• The second rule covers the case that burglary is true but earthquake is false. Note that earthquake being false is encoded using the “+” symbol for negation (as in regular Prolog).

    • The third rule covers the case that burglary is false and earthquake is true.

    • The fourth case (burglary and earthquake are both false) does not require a rule. This is because, according to our Bayesian network, the probability of alarm is 0 in this case.

We obtain the following ProbLog program.

probabilistic_facts = (

alarm :- burglary, earthquake, p_alarm1.
alarm :- burglary, \+earthquake, p_alarm2.
alarm :- \+burglary, earthquake, p_alarm3.



When pressing ‘Evaluate’, ProbLog2 calculates the probability of there being a burglary or an earthquake, given the evidence that the alarm rang. The resulting marginals are: \(P(burglary)=0.9896\) and \(P(earthquake)=0.2275\).

Probabilistic clauses

While the above is a correct encoding of the given Bayesian network, it is perhaps not very intuitive due to the auxiliary atoms. Fortunately, ProbLog2 offers some syntactic sugar called probabilistic clauses to encode this in a more readable way. Above, we encoded the information that the conditional probability of an alarm given a burglary and an earthquake equals 0.9 using the rule alarm :- burglary, earthquake, p_alarm1, plus the probabilistic fact 0.9::p_alarm1. We can replace both with a single probabilistic clause of the form 0.9::alarm :- burglary, earthquake. This should be read as: if burglary and earthquake are true, this causes alarm to become true with probability 0.9 if there is a burglary and an earthquake. As this example illustrates, a probabilistic clause has a body, just like regular ProbLog rules, and a head. The difference is that now, the head is annotated with a probability. By also using probabilistic clauses for the other rules in the ProbLog encoding of the Bayesian network, we get the following program.

probabilistic_clauses = (

0.9::alarm :- burglary, earthquake.
0.8::alarm :- burglary, \+earthquake.
0.1::alarm :- \+burglary, earthquake.


As you can verify by pressing ‘Evaluate’, this returns the same marginals as the ‘plain’ ProbLog encoding: \(P(burglary)=0.9896\) and \(P(earthquake)=0.2275\). This is not a coincidence: the two programs are equivalent (but the program with probabilistic clauses has the advantage of not needing any auxiliary atoms).

Probabilistic clauses documentation


To illustrate the use of first-order ProbLog programs, we show below a first-order extension of the Alarm example.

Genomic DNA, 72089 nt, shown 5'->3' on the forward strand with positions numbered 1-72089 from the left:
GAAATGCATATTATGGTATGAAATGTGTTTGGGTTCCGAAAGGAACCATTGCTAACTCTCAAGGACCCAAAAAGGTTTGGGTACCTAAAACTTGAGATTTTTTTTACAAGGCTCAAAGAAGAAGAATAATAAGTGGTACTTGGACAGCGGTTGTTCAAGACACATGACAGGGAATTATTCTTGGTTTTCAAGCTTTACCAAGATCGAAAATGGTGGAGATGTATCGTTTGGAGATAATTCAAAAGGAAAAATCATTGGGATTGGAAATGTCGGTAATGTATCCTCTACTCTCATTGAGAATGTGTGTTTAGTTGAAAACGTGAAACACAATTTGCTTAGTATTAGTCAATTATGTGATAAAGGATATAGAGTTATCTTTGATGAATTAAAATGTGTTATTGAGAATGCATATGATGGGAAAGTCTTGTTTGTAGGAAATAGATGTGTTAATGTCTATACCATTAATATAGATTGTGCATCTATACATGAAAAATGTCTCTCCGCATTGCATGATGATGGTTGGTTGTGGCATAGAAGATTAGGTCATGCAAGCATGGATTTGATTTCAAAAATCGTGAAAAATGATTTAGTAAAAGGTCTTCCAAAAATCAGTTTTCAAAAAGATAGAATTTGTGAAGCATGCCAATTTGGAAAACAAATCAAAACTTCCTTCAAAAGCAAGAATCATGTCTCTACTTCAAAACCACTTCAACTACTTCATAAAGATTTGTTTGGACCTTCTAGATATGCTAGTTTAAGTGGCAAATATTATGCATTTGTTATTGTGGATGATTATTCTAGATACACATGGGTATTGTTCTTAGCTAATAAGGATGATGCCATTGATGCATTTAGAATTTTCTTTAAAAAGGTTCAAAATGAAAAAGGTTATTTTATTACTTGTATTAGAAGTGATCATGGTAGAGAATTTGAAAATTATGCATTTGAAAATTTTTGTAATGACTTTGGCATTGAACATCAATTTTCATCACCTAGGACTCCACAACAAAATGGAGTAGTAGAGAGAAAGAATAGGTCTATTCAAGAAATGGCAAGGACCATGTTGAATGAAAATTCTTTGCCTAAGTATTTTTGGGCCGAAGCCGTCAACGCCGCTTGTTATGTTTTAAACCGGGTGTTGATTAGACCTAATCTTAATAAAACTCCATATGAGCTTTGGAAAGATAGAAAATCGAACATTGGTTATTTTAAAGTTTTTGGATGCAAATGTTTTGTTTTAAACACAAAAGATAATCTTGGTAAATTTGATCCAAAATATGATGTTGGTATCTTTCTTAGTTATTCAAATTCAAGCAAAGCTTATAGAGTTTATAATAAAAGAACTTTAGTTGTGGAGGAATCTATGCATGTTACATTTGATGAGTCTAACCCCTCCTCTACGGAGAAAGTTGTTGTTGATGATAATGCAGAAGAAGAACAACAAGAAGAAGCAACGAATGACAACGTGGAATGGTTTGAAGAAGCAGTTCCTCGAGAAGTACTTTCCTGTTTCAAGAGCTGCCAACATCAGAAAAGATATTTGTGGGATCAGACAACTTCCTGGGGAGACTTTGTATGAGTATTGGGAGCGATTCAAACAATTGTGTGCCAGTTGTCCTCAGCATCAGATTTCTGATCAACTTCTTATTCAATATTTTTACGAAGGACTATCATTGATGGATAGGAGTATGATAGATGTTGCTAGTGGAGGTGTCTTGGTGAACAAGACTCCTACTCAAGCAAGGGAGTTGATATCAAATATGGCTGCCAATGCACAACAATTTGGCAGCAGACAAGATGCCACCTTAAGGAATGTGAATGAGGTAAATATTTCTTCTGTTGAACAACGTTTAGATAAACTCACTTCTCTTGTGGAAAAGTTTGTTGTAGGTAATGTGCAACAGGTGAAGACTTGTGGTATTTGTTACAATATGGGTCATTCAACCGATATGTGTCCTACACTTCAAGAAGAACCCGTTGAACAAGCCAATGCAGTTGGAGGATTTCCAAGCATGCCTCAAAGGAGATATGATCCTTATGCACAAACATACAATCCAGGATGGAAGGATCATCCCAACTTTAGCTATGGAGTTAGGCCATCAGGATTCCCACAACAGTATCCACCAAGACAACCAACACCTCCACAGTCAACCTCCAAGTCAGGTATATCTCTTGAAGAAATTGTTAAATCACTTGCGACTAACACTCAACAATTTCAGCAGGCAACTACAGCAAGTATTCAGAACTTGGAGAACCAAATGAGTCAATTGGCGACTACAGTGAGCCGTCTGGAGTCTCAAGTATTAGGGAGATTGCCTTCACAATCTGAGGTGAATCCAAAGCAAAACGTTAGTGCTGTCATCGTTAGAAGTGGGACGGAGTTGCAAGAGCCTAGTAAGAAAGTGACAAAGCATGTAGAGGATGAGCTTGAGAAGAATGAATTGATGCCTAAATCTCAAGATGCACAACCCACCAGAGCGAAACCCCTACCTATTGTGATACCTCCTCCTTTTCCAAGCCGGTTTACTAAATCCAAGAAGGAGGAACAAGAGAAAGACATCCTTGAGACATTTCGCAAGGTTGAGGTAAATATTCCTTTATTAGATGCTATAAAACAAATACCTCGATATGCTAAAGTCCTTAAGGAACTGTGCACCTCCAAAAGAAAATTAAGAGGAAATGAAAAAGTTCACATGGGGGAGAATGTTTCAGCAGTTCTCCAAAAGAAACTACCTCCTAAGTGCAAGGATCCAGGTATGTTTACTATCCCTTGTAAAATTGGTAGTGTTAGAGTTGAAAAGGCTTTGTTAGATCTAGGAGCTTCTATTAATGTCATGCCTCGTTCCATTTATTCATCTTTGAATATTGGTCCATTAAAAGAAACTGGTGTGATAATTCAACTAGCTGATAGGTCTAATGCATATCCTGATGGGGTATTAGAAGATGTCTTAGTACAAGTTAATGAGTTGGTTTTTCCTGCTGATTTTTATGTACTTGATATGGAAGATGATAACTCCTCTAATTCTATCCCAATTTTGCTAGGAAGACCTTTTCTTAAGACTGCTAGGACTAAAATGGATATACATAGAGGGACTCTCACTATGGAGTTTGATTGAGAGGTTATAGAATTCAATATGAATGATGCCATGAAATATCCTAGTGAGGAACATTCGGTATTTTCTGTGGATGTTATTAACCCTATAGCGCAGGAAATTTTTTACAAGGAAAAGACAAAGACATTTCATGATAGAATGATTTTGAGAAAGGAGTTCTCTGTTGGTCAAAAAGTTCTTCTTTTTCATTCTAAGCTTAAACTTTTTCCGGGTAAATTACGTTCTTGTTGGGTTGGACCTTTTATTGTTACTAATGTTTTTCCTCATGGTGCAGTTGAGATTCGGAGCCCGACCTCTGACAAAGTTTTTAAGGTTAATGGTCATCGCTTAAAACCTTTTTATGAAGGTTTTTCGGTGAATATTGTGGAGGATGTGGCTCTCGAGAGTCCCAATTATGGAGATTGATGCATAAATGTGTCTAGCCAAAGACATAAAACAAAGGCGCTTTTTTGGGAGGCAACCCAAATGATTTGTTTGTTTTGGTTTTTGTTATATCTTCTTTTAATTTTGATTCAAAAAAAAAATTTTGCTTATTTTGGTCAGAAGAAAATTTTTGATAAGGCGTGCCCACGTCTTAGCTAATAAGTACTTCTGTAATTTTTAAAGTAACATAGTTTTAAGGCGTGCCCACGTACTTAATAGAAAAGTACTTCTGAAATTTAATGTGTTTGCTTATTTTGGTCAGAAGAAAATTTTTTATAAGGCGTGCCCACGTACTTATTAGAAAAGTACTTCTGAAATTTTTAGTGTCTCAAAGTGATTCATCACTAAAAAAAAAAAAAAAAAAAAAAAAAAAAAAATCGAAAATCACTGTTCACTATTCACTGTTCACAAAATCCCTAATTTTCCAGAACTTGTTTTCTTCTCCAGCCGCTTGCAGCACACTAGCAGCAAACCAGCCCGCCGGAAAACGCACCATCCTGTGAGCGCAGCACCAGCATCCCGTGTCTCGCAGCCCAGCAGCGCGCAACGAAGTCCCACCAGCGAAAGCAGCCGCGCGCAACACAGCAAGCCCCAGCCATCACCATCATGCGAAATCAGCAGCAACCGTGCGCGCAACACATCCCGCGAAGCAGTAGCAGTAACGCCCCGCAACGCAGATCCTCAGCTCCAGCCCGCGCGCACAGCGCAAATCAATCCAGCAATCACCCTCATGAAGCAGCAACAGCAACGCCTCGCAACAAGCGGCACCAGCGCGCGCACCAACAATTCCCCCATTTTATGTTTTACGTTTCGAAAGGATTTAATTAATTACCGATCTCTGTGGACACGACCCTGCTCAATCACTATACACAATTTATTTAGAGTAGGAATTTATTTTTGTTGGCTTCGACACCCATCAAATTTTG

digraph alarm2 { burglary -> alarm; earthquake -> alarm; alarm -> “calls(john)”; alarm -> “calls(…)”; alarm -> “calls(mary)”; }
Suppose there are \(N\) people and each person independently calls the police with a certain probability, depending on the alarm ringing or not: if the alarm rings, the probability of calling is 0.8, otherwise it is 0.1. This can be modelled as follows. We again use probabilistic clauses and show the case \(N=2\) (two people).

first_order = (


0.9::alarm :- burglary, earthquake.
0.8::alarm :- burglary, \+earthquake.
0.1::alarm :- \+burglary, earthquake.

0.8::calls(X) :- alarm, person(X).
0.1::calls(X) :- \+alarm, person(X).



When pressing ‘Evaluate’, ProbLog2 calculates the probability of there being a burglary or an earthquake, given the evidence that both john and mary called. We obtain \(P(burglary)=0.981939\) and \(P(earthquake)=0.226851\).

In general, any Boolean Bayesian network can be modeled in ProbLog using the above methodology. This can also be extended to non-Boolean Bayesian networks (in which some variables can take more than two possible values), by using annotated disjunctions with multiple atoms in the head.

Annotated disjunctions: Dealing with multi-valued variables

Since the random variables in the Bayesian network are all Boolean, we only need a single literal in the head of the rules. We can extend the Bayesian network to have a multi-valued variable by indicating the severity of the earthquake. The literal earthquake now has three possible values none, mild, heavy instead of previously two (no or yes). The probabilities of each value is denoted by the annotated disjunction in 0.01::earthquake(heavy); 0.19::earthquake(mild); 0.8::earthquake(none). An annotated disjunction is similar to a probabilistic disjunction, but with a different head. Instead of it being one atom annotated with a probability, it is now a disjunction of atoms each annotated with a probability.

annotated_disjunctions = (

0.01::earthquake(heavy); 0.19::earthquake(mild); 0.8::earthquake(none).

0.90::alarm :-   burglary, earthquake(heavy).
0.85::alarm :-   burglary, earthquake(mild).
0.80::alarm :-   burglary, earthquake(none).
0.10::alarm :- \+burglary, earthquake(mild).
0.30::alarm :- \+burglary, earthquake(heavy).

0.8::calls(X) :- alarm, person(X).
0.1::calls(X) :- \+alarm, person(X).



Annotated disjunctions documentation